Attempts at edgy filmmaking during the pre-ratings system era of Hollywood were often very interesting because they had to work very hard to create the illusion of being sleazy. Denied the option to show explicit violent or sexual content, filmmakers working in this system had to find ways to suggest the presence of this forbidden content via characterization and dialogue. When this aesthetic sleight-of-hand worked, the result could have a palpable intensity that was as exciting as the forbidden content being hinted at.
A great example of this approach is Kitten With A Whip. This Ann-Margret vehicle features the bombshell as Jody, a troubled teen who we first meet as she’s running from would-be captors. She sneaks into the home of aspiring politico David Stratton (John Forsythe), a married man whose wife is on vacation. He’s a decent guy who tries to help the troubled girl, only to discover she is a violent escapee from a detention home. Even worse, the decidedly bipolar Jody threatens to blackmail him with false rape charges and put an end to his career if he tries to send her back.
Thus begins a cat-and-mouse nightmare where David tries to find a safe, non-career-threatening escape from his waking nightmare as Jody keeps upping the dangerous ante. For starters, she invites a group of thuggish friends led by the beatnik-talking nihilist Ron (Peter Brown). Before long, a further pileup of trouble results in a nighttime road trip across the border into Tijuana where David is forced to make one last bid for freedom before he ends up dead or in jail.
The end result has to basically bluff the audience into thinking they see and hear more dangerous content than they actually do – and Kitten With A Whip manages to pull off this impossible task. A lot of it has to do with the savvy of writer/director Douglas Heyes, a t.v. veteran who is best known in the film world for penning the script to Howard Hughes’ favorite film Ice Station Zebra. He uses fantastic black-and-white photography by Joseph Biroc to create a shadowy, fatalistic noir mood and crafts his dialogue exchanges so they moves at skittery, nervous pace that seems to hint that sudden death is just around the corner. The bombastic sleaze-jazz score, assembled from Universal Films library stuff by composers like Henry Mancini and Bill Loose, add the perfect final touch for the film’s swinging-yet-dangerous style.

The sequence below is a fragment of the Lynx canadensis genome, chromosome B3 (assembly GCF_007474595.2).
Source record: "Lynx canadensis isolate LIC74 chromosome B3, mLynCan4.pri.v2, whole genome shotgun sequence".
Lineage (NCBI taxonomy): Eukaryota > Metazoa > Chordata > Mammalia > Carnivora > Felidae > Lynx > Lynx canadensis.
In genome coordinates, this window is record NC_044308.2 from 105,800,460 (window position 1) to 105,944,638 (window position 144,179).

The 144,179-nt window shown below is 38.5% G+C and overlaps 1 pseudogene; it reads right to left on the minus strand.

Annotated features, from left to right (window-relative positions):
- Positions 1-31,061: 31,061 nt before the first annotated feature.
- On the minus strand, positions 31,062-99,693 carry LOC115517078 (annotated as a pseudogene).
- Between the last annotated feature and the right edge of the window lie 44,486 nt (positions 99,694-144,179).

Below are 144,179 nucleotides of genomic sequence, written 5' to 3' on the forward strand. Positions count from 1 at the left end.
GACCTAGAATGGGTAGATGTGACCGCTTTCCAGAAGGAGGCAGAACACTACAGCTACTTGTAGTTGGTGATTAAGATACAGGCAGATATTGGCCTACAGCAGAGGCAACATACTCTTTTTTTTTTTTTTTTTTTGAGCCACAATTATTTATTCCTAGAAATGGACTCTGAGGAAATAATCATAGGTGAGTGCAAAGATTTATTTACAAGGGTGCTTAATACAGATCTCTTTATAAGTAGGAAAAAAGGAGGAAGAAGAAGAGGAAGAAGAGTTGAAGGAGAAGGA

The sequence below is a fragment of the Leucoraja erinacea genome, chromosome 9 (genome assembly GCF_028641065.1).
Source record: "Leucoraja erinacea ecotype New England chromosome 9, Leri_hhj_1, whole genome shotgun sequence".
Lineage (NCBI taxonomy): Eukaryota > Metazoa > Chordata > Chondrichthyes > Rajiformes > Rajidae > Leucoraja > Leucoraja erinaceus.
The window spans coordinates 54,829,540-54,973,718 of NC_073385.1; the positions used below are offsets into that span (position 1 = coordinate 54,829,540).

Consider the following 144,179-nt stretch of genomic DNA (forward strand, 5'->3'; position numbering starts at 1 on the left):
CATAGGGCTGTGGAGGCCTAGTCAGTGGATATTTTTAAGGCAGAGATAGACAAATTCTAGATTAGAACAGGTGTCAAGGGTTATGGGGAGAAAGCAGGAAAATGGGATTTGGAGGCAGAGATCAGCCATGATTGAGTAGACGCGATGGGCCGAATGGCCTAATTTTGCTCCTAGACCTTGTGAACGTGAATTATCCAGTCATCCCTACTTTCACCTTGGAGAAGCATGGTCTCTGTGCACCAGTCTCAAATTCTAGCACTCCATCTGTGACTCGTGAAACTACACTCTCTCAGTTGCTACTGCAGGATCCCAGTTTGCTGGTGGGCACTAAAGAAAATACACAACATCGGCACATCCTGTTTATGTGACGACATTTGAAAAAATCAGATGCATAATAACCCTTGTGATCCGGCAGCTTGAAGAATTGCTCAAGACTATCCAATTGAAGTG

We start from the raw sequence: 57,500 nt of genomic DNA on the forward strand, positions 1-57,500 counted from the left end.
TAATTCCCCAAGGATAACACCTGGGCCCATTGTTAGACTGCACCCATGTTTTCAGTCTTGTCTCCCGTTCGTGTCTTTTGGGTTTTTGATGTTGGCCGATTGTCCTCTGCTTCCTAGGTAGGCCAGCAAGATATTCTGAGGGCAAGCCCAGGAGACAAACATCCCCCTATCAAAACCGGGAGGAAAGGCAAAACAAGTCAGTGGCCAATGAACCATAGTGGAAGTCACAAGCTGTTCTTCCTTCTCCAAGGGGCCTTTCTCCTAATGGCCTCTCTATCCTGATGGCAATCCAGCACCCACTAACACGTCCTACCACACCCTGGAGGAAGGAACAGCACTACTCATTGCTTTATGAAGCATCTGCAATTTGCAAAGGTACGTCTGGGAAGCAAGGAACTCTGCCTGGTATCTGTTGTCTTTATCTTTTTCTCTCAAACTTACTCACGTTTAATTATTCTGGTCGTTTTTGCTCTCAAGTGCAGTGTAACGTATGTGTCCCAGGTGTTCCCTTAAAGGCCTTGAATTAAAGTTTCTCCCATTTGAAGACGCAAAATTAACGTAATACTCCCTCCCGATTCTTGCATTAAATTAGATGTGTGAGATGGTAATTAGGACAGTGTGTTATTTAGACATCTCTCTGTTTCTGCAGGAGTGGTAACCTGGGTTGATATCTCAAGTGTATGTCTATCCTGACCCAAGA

That said, it’s the performances in Kitten With A Whip that really seal the deal. Forsythe nails his good-guy-in-a-bad-situation character, using his natural gravitas to sell us on the character’s innate decency and communicating the character’s strained nerves in the later scenes via subtle facial expressions and body language. Brown, who would later become a favorite with exploitation fans via turns in flicks like Act Of Vengeance and Foxy Brown, has a ball delivering his character’s twisty hep-cat dialogue and hamming it up in his best “young Method actor” style.
The cherry atop this sleaze sundae is provided by Ann-Margret’s unhinged turn as Jody: the role requires to play everything from lost little girl to sneering hell-cat and she throws herself into it with hip-swinging, nostril-flaring fervor. She’s a marvel to watch as she blazes across the screen with total abandon – and the fact that she was in her sexbomb prime makes it all the sweeter.
The end result is a delightful blast of pre R-rating fun that still packs a punch despite its content limitations. Kitten With A Whip proves that sleaze, like sexiness, is a matter of the proper attitude.